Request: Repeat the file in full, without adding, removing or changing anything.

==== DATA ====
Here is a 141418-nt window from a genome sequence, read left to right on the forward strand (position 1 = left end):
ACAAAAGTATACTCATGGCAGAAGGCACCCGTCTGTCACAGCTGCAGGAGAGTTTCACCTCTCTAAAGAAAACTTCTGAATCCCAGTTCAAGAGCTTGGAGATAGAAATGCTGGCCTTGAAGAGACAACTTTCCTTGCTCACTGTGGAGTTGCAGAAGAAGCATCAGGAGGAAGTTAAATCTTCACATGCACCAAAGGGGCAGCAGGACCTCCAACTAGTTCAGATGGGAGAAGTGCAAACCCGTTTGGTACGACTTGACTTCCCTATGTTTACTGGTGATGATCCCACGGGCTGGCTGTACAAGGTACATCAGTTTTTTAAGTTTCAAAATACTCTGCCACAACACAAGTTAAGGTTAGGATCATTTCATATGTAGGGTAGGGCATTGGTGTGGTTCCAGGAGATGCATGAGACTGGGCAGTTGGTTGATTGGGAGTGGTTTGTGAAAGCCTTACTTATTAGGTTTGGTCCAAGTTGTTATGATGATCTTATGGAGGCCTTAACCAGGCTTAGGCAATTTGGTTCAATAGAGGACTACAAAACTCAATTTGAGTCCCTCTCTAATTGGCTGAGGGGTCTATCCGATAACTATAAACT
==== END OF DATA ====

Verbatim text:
Here is a 141418-nt window from a genome sequence, read left to right on the forward strand (position 1 = left end):
ACAAAAGTATACTCATGGCAGAAGGCACCCGTCTGTCACAGCTGCAGGAGAGTTTCACCTCTCTAAAGAAAACTTCTGAATCCCAGTTCAAGAGCTTGGAGATAGAAATGCTGGCCTTGAAGAGACAACTTTCCTTGCTCACTGTGGAGTTGCAGAAGAAGCATCAGGAGGAAGTTAAATCTTCACATGCACCAAAGGGGCAGCAGGACCTCCAACTAGTTCAGATGGGAGAAGTGCAAACCCGTTTGGTACGACTTGACTTCCCTATGTTTACTGGTGATGATCCCACGGGCTGGCTGTACAAGGTACATCAGTTTTTTAAGTTTCAAAATACTCTGCCACAACACAAGTTAAGGTTAGGATCATTTCATATGTAGGGTAGGGCATTGGTGTGGTTCCAGGAGATGCATGAGACTGGGCAGTTGGTTGATTGGGAGTGGTTTGTGAAAGCCTTACTTATTAGGTTTGGTCCAAGTTGTTATGATGATCTTATGGAGGCCTTAACCAGGCTTAGGCAATTTGGTTCAATAGAGGACTACAAAACTCAATTTGAGTCCCTCTCTAATTGGCTGAGGGGTCTATCCGATAACTATAAACT